New e-commerce norms set to become mandatory by year-end

Our Bureau New Delhi | Updated on August 27, 2019

Boost for cosumer protection Minister for Consumer Affairs, Food and Public Distribution Ram Vilas Paswan (right), and Minister of State Raosaheb Dadarao Danve at a press conference in New Delhi   -  Kamal Narang

Will provide protection to consumers making online purchases, says Ram Vilas Paswan

E-commerce guidelines, which are currently advisory in nature, will become mandatory for the firms dabbling in online business once the rules are framed for the recently passed Consumer Protection Act, 2019, Minister for Consumer Affairs, Ram Vilas Paswan, said here on Tuesday.

The Minister, who convened a meeting of Members of Parliament who participated in the discussions on the Act in Parliament as well as other experts to brainstorm on the proposed rules, said the Ministry would invite suggestions on the rules by September 15 and the rules would be notified by December.

The e-commerce rules have become important because of the explosive growth being witnessed by the sector due to the increase in the number of online users, growing penetration of smartphones and the rising popularity of social media platforms. According to a recent Morgan Stanley report, the e-commerce sector in India is estimated to reach $230 billion by 2028, accounting for 10 per cent of India’s retail trade.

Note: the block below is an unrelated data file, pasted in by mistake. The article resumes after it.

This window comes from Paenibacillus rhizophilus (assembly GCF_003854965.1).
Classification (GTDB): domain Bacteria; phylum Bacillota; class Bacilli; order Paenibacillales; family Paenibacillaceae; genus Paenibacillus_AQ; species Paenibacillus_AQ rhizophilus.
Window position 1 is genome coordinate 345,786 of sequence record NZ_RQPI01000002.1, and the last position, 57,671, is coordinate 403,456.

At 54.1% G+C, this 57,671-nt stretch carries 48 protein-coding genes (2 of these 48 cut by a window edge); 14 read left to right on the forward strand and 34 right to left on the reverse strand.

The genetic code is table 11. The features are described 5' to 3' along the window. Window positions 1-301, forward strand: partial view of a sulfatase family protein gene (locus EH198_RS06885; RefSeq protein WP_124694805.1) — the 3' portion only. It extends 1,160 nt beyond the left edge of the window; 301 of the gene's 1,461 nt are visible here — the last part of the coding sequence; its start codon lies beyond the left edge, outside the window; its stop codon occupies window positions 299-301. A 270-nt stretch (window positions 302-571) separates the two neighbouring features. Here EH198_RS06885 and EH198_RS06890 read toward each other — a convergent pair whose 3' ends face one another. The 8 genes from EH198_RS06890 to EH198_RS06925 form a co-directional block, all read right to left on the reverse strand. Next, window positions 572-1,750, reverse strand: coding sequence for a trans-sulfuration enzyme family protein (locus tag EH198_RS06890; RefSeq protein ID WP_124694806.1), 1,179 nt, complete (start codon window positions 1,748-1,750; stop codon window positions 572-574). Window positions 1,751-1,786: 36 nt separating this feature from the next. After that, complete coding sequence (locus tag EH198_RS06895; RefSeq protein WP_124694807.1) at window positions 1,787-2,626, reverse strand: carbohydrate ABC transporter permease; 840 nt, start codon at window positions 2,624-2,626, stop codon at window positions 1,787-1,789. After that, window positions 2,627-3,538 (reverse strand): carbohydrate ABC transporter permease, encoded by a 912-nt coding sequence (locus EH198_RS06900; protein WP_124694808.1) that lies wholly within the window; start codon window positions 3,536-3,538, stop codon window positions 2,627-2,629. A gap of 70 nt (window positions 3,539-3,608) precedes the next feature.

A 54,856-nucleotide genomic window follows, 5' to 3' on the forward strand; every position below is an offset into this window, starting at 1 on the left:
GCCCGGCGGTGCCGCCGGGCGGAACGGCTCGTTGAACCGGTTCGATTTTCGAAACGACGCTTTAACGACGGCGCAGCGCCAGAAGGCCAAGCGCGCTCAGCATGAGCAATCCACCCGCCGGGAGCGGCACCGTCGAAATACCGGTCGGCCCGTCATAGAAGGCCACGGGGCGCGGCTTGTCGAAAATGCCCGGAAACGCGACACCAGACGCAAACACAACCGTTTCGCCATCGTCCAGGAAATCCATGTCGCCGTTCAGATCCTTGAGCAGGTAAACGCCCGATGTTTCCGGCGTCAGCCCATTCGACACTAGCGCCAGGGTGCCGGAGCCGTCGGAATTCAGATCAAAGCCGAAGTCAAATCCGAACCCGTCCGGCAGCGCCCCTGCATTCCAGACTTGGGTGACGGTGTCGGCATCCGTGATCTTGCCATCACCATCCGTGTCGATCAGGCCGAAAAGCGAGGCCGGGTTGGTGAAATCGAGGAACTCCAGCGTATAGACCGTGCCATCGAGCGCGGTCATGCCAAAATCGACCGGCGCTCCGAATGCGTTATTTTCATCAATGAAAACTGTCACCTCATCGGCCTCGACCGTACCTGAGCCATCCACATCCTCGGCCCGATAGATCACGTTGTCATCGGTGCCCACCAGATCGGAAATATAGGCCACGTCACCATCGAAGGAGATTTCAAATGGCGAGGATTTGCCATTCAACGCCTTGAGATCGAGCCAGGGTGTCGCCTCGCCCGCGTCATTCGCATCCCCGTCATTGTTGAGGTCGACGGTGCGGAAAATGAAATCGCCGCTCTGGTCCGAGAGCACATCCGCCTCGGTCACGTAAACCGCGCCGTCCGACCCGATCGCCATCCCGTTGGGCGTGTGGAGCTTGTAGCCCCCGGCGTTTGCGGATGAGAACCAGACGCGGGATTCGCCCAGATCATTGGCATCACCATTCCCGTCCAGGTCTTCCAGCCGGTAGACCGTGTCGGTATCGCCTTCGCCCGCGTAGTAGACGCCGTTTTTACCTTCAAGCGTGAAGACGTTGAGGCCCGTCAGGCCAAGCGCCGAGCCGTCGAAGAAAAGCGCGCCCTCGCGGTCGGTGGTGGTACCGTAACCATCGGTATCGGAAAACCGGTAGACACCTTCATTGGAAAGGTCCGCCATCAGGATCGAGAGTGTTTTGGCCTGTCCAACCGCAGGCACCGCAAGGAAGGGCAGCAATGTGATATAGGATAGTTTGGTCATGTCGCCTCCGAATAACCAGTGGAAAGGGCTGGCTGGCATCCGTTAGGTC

No ambiguity

He said there is no ambiguity whether medical care and hospitals would come under the purview of the new Consumer Protection Act, unlike the previous Act enacted in 1986. The new Act will cover all the services, even if all of them have not been listed in the Act, the Minister explained.

“Not specifically mentioning healthcare in the definition of service will not make any difference to its applicability considering that the definition of service mentions few kind of services but is not limited to those specifically mentioned,” the Ministry of Consumer Affairs officials present at the meeting said. Further clarifying they said, the Act defines ‘consumer’ as a person who buys any goods or hires or avails any service for a consideration. So, all paid services would be covered and the free services are excluded, they added.

Apart from healthcare, education, banking and electricity are also under the ambit of the Act.

The meeting also discussed the e-commerce at length. According to a document circulated for the meeting, “The (e-commerce) guidelines, which will be converted to Rules, endeavour to take care of the interests of consumers prior to purchase, at the time of purchase, post-purchase and provide for the grievance redressal mechanism.”

Accordingly, the e-commerce entities need to display terms of contract with the seller relating to return, refund, exchange, warranty/guarantee, delivery/shipment mode of payment and grievance redressal mechanism, it said. As per the circulated draft guidelines, the e-commerce firms have to give a 14-day deadline for refund requests, display details of sellers supplying goods and services on their Websites and moot the procedure to resolve consumer complaints.

Later, talking to the media, Paswan said all suggestions received within the stipulated time period will be considered within the legal framework while drafting the rules and regulations.

Among the MPS who participated in the discussions were former BJP Minister Vijay Goel, Aam Aadmi Party Rajya Sabha MP Sanjay Singh and CPI MP Binoy Viswam.

Published on August 27, 2019

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